mode changeover means coupled to said musical tone signal synthesizing circuit means for changing the generation mode of the musical tone signal in response to said select signals each of which is an analog signal having a level, said mode changeover means including level detecting means for detecting the levels of said analog select signals to produce digital outputs respectively corresponding to said levels for changing said generation mode of the musical tone signal;
a multiplexer circuit connected to receive said parameter control analog signals and said analog select signals for multiplexing said parameter control analog signals and said analog select signals in a time sharing manner;
conversion means coupled to an output of said multiplexer circuit for effecting conversion between digital and analog signals;
read and write memory coupled to said conversion means through a data bus, said memory means storing, in a write mode, output signals of said multiplexer circuit which have been converted into digital signals by said conversion means and reading out, in a read mode, the stored digital signals to supply them to said conversion means which converts the digital signals into analog signals; and
a demultiplexer circuit connected to receive analog signals from said conversion means for demultiplexing and selectively coupling said converted analog signals to said control waveform generator means and to said mode changeover means.
2. An electronic musical instrument according to claim 1, wherein said conversion means includes a first converter connected to said output of said multiplexer circuit for converting output signals of said multiplexer circuit into digital signals sequentially; and a second converter having inputs connected to outputs of said first converter for converting the digital signals provided by said first converter into analog signals sequentially; said first converter including a comparator for comparing the voltage of a multiplexed analog signal from said multiplexer circuit with the output voltage of said second converter, a clock oscillator, and a counter circuit connected to said comparator and clock oscillator for counting clock pulses from said clock oscillator until the output voltage of said second converter substantially reaches the voltage of the multiplexed analog signal from said multiplexer circuit.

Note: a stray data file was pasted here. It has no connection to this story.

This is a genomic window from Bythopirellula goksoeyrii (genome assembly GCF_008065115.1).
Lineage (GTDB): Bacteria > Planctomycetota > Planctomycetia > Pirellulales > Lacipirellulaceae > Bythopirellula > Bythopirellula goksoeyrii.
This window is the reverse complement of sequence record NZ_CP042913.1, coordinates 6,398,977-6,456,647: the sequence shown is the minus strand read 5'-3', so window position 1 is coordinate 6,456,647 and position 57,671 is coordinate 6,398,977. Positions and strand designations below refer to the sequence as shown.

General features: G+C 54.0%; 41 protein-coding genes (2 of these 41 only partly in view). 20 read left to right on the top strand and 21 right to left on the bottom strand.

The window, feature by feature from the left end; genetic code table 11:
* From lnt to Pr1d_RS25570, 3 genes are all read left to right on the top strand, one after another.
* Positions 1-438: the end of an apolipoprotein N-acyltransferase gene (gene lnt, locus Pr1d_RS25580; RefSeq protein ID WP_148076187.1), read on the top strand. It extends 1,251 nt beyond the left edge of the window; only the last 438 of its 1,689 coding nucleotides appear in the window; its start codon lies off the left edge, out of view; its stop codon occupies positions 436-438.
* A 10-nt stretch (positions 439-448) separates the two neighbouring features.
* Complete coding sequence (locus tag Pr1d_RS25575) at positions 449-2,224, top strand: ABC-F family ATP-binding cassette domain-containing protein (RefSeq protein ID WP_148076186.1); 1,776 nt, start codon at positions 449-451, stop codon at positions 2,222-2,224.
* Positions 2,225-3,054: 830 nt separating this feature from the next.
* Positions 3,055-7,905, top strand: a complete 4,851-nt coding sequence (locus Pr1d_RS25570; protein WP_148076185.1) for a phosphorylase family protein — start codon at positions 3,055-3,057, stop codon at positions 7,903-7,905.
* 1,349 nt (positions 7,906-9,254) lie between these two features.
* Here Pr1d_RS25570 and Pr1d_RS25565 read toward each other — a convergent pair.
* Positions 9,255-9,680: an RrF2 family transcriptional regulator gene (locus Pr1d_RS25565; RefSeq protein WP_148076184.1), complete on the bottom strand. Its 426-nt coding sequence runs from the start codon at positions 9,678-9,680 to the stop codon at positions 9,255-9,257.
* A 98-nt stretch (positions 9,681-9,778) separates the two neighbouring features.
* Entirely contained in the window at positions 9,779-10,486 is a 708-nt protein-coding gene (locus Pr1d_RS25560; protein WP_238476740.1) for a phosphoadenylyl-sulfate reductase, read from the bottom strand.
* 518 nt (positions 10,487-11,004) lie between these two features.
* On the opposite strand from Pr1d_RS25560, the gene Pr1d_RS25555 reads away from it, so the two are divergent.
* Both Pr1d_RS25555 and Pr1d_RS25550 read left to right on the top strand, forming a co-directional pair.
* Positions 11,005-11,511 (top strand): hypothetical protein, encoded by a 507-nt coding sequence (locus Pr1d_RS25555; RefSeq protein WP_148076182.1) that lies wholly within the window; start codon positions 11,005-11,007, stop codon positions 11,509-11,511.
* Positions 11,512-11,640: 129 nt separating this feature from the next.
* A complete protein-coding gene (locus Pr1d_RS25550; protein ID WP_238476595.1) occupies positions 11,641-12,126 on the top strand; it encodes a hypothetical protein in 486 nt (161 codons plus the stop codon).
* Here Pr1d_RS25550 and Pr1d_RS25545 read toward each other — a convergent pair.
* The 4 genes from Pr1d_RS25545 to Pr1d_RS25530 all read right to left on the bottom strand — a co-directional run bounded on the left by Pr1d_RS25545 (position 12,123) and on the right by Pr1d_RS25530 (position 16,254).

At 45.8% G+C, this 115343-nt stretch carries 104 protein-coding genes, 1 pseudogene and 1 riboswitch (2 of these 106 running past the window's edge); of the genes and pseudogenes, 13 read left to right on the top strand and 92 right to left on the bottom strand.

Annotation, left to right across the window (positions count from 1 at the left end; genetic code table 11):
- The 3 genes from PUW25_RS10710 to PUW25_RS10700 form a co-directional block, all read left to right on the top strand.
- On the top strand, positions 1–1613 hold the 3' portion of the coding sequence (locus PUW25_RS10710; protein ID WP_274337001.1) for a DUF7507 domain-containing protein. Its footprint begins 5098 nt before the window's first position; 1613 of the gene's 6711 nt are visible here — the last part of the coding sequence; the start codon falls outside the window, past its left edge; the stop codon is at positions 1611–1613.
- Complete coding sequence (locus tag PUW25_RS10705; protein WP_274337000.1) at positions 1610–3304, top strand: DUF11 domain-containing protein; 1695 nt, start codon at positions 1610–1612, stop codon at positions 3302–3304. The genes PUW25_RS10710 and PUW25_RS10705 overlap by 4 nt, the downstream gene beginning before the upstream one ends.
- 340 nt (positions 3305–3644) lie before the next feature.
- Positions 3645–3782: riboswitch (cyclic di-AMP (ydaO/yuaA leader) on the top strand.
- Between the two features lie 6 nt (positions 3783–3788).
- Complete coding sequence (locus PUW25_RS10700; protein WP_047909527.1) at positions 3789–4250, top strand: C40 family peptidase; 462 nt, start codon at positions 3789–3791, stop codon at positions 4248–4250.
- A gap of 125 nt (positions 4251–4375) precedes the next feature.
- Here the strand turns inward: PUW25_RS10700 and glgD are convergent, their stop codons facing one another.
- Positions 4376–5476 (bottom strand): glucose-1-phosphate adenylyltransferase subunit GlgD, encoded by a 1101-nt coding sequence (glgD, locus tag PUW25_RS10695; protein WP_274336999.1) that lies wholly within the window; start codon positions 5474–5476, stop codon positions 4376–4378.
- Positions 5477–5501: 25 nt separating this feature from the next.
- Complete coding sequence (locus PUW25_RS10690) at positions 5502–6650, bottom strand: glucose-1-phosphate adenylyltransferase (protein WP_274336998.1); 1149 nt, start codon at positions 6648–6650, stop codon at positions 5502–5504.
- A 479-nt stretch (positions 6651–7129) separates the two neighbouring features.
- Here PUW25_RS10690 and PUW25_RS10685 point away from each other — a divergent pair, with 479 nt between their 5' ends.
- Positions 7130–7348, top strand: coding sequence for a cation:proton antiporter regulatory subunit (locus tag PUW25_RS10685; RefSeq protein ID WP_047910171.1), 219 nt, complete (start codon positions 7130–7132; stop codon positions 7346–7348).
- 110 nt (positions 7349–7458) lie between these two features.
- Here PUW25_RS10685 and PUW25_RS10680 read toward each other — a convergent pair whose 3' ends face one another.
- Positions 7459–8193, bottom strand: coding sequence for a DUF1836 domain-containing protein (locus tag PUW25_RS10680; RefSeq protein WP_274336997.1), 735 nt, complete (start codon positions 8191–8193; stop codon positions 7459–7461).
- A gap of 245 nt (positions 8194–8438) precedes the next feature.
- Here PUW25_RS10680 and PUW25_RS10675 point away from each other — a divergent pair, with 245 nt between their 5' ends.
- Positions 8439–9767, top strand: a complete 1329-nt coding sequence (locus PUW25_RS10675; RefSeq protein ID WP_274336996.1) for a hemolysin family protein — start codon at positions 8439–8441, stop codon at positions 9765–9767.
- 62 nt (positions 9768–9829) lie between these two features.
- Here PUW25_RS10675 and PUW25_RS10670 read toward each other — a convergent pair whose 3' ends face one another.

3. An electronic musical instrument according to claim 1 further comprising control means coupled to said multiplexer circuit, demultiplexer circuit, conversion means, and to said memory means for setting said electronic musical instrument to one of first, second and third operation modes; wherein, in the first operation mode, said memory means is disabled, the parameter control analog signals and select signals are multiplexed in a time sharing manner by said multiplexer circuit, the multiplexed signals are converted into digital signals by said conversion means, the digital signals are converted into analog signals by said conversion means and the analog signals are demultiplexed by said demultiplexer circuit; in the second operation mode, said memory means is enabled to write input data therein, the analog control signals and select signals are multiplexed in the time sharing manner by said multiplexer circuit, the multiplexed signals are converted into digital signals by said conversion means, and said digital signals are stored in said memory means; and, in the third operation mode, the digital signals are read out of said memory means, the read out digital signals are converted into analog signals by said conversion means, and the analog signals are demultiplexed by said demultiplexer circuit.